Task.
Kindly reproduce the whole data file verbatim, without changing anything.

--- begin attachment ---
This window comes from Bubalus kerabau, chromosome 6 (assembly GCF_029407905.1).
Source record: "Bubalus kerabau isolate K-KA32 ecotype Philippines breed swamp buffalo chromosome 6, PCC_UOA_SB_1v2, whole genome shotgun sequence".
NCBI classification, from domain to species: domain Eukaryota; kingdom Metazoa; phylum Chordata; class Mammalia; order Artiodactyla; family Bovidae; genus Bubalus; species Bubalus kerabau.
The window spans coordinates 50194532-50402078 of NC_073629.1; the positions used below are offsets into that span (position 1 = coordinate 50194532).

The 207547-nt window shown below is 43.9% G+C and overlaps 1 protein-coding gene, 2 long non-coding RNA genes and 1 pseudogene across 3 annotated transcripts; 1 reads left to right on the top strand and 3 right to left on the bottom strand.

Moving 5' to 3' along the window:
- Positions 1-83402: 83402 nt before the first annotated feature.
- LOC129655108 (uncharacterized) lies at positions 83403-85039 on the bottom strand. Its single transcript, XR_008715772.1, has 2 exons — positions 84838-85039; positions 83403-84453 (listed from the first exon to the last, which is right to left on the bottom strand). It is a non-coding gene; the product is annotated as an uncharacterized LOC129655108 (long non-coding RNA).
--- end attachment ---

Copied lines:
This window comes from Bubalus kerabau, chromosome 6 (assembly GCF_029407905.1).
Source record: "Bubalus kerabau isolate K-KA32 ecotype Philippines breed swamp buffalo chromosome 6, PCC_UOA_SB_1v2, whole genome shotgun sequence".
NCBI classification, from domain to species: domain Eukaryota; kingdom Metazoa; phylum Chordata; class Mammalia; order Artiodactyla; family Bovidae; genus Bubalus; species Bubalus kerabau.
The window spans coordinates 50194532-50402078 of NC_073629.1; the positions used below are offsets into that span (position 1 = coordinate 50194532).

The 207547-nt window shown below is 43.9% G+C and overlaps 1 protein-coding gene, 2 long non-coding RNA genes and 1 pseudogene across 3 annotated transcripts; 1 reads left to right on the top strand and 3 right to left on the bottom strand.

Moving 5' to 3' along the window:
- Positions 1-83402: 83402 nt before the first annotated feature.
- LOC129655108 (uncharacterized) lies at positions 83403-85039 on the bottom strand. Its single transcript, XR_008715772.1, has 2 exons — positions 84838-85039; positions 83403-84453 (listed from the first exon to the last, which is right to left on the bottom strand). It is a non-coding gene; the product is annotated as an uncharacterized LOC129655108 (long non-coding RNA).